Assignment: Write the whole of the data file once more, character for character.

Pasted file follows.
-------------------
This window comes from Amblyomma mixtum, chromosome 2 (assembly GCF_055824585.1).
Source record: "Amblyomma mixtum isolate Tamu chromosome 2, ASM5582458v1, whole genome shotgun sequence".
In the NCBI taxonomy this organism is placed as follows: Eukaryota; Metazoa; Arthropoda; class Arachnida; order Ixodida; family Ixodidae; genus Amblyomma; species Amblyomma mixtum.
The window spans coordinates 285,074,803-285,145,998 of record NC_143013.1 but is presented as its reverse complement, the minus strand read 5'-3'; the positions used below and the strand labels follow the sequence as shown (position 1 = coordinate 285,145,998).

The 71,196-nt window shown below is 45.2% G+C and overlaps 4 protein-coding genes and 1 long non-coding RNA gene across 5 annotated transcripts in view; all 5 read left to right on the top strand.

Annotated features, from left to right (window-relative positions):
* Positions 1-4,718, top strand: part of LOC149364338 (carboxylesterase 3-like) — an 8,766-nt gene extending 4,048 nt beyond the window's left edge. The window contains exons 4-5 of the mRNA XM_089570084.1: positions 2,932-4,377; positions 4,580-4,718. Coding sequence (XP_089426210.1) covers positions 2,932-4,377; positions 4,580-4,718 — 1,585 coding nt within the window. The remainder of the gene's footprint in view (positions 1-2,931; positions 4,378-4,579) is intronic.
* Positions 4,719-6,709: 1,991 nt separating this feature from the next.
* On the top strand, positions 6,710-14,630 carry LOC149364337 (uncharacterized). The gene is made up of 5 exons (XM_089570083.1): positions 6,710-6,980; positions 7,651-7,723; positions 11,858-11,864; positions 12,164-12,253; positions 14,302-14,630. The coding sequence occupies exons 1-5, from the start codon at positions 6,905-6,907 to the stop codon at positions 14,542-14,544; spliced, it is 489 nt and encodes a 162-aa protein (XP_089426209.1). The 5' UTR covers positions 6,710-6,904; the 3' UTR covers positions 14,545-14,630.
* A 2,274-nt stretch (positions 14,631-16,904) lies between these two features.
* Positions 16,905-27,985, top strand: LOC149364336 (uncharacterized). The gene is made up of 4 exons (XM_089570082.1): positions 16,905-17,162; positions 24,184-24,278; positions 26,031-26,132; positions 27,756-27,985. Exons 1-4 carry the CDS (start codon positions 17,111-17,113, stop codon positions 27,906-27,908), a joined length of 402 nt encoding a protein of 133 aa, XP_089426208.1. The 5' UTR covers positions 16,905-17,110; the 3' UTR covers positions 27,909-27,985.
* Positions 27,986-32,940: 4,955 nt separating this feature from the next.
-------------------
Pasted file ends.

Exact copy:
This window comes from Amblyomma mixtum, chromosome 2 (assembly GCF_055824585.1).
Source record: "Amblyomma mixtum isolate Tamu chromosome 2, ASM5582458v1, whole genome shotgun sequence".
In the NCBI taxonomy this organism is placed as follows: Eukaryota; Metazoa; Arthropoda; class Arachnida; order Ixodida; family Ixodidae; genus Amblyomma; species Amblyomma mixtum.
The window spans coordinates 285,074,803-285,145,998 of record NC_143013.1 but is presented as its reverse complement, the minus strand read 5'-3'; the positions used below and the strand labels follow the sequence as shown (position 1 = coordinate 285,145,998).

The 71,196-nt window shown below is 45.2% G+C and overlaps 4 protein-coding genes and 1 long non-coding RNA gene across 5 annotated transcripts in view; all 5 read left to right on the top strand.

Annotated features, from left to right (window-relative positions):
* Positions 1-4,718, top strand: part of LOC149364338 (carboxylesterase 3-like) — an 8,766-nt gene extending 4,048 nt beyond the window's left edge. The window contains exons 4-5 of the mRNA XM_089570084.1: positions 2,932-4,377; positions 4,580-4,718. Coding sequence (XP_089426210.1) covers positions 2,932-4,377; positions 4,580-4,718 — 1,585 coding nt within the window. The remainder of the gene's footprint in view (positions 1-2,931; positions 4,378-4,579) is intronic.
* Positions 4,719-6,709: 1,991 nt separating this feature from the next.
* On the top strand, positions 6,710-14,630 carry LOC149364337 (uncharacterized). The gene is made up of 5 exons (XM_089570083.1): positions 6,710-6,980; positions 7,651-7,723; positions 11,858-11,864; positions 12,164-12,253; positions 14,302-14,630. The coding sequence occupies exons 1-5, from the start codon at positions 6,905-6,907 to the stop codon at positions 14,542-14,544; spliced, it is 489 nt and encodes a 162-aa protein (XP_089426209.1). The 5' UTR covers positions 6,710-6,904; the 3' UTR covers positions 14,545-14,630.
* A 2,274-nt stretch (positions 14,631-16,904) lies between these two features.
* Positions 16,905-27,985, top strand: LOC149364336 (uncharacterized). The gene is made up of 4 exons (XM_089570082.1): positions 16,905-17,162; positions 24,184-24,278; positions 26,031-26,132; positions 27,756-27,985. Exons 1-4 carry the CDS (start codon positions 17,111-17,113, stop codon positions 27,906-27,908), a joined length of 402 nt encoding a protein of 133 aa, XP_089426208.1. The 5' UTR covers positions 16,905-17,110; the 3' UTR covers positions 27,909-27,985.
* Positions 27,986-32,940: 4,955 nt separating this feature from the next.